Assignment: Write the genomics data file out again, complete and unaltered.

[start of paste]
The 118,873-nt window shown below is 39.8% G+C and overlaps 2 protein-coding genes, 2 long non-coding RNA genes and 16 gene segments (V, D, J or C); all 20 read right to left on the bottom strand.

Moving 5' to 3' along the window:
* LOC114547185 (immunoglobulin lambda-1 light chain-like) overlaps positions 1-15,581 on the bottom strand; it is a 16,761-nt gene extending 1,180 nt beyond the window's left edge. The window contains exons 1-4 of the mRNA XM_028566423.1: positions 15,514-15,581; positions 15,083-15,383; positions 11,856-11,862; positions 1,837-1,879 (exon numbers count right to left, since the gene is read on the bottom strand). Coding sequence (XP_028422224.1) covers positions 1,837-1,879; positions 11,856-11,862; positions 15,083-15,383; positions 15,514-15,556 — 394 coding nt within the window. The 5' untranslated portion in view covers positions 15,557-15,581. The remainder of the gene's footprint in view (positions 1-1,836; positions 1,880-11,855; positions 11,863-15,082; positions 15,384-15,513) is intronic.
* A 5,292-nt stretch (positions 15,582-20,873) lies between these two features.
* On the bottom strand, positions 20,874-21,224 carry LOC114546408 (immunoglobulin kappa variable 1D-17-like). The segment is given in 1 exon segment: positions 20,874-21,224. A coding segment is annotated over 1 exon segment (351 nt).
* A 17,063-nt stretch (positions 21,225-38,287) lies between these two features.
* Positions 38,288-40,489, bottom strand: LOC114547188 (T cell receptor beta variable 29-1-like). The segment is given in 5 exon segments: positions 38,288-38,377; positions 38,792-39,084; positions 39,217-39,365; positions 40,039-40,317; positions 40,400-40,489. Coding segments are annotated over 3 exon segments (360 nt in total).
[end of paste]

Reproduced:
The 118,873-nt window shown below is 39.8% G+C and overlaps 2 protein-coding genes, 2 long non-coding RNA genes and 16 gene segments (V, D, J or C); all 20 read right to left on the bottom strand.

Moving 5' to 3' along the window:
* LOC114547185 (immunoglobulin lambda-1 light chain-like) overlaps positions 1-15,581 on the bottom strand; it is a 16,761-nt gene extending 1,180 nt beyond the window's left edge. The window contains exons 1-4 of the mRNA XM_028566423.1: positions 15,514-15,581; positions 15,083-15,383; positions 11,856-11,862; positions 1,837-1,879 (exon numbers count right to left, since the gene is read on the bottom strand). Coding sequence (XP_028422224.1) covers positions 1,837-1,879; positions 11,856-11,862; positions 15,083-15,383; positions 15,514-15,556 — 394 coding nt within the window. The 5' untranslated portion in view covers positions 15,557-15,581. The remainder of the gene's footprint in view (positions 1-1,836; positions 1,880-11,855; positions 11,863-15,082; positions 15,384-15,513) is intronic.
* A 5,292-nt stretch (positions 15,582-20,873) lies between these two features.
* On the bottom strand, positions 20,874-21,224 carry LOC114546408 (immunoglobulin kappa variable 1D-17-like). The segment is given in 1 exon segment: positions 20,874-21,224. A coding segment is annotated over 1 exon segment (351 nt).
* A 17,063-nt stretch (positions 21,225-38,287) lies between these two features.
* Positions 38,288-40,489, bottom strand: LOC114547188 (T cell receptor beta variable 29-1-like). The segment is given in 5 exon segments: positions 38,288-38,377; positions 38,792-39,084; positions 39,217-39,365; positions 40,039-40,317; positions 40,400-40,489. Coding segments are annotated over 3 exon segments (360 nt in total).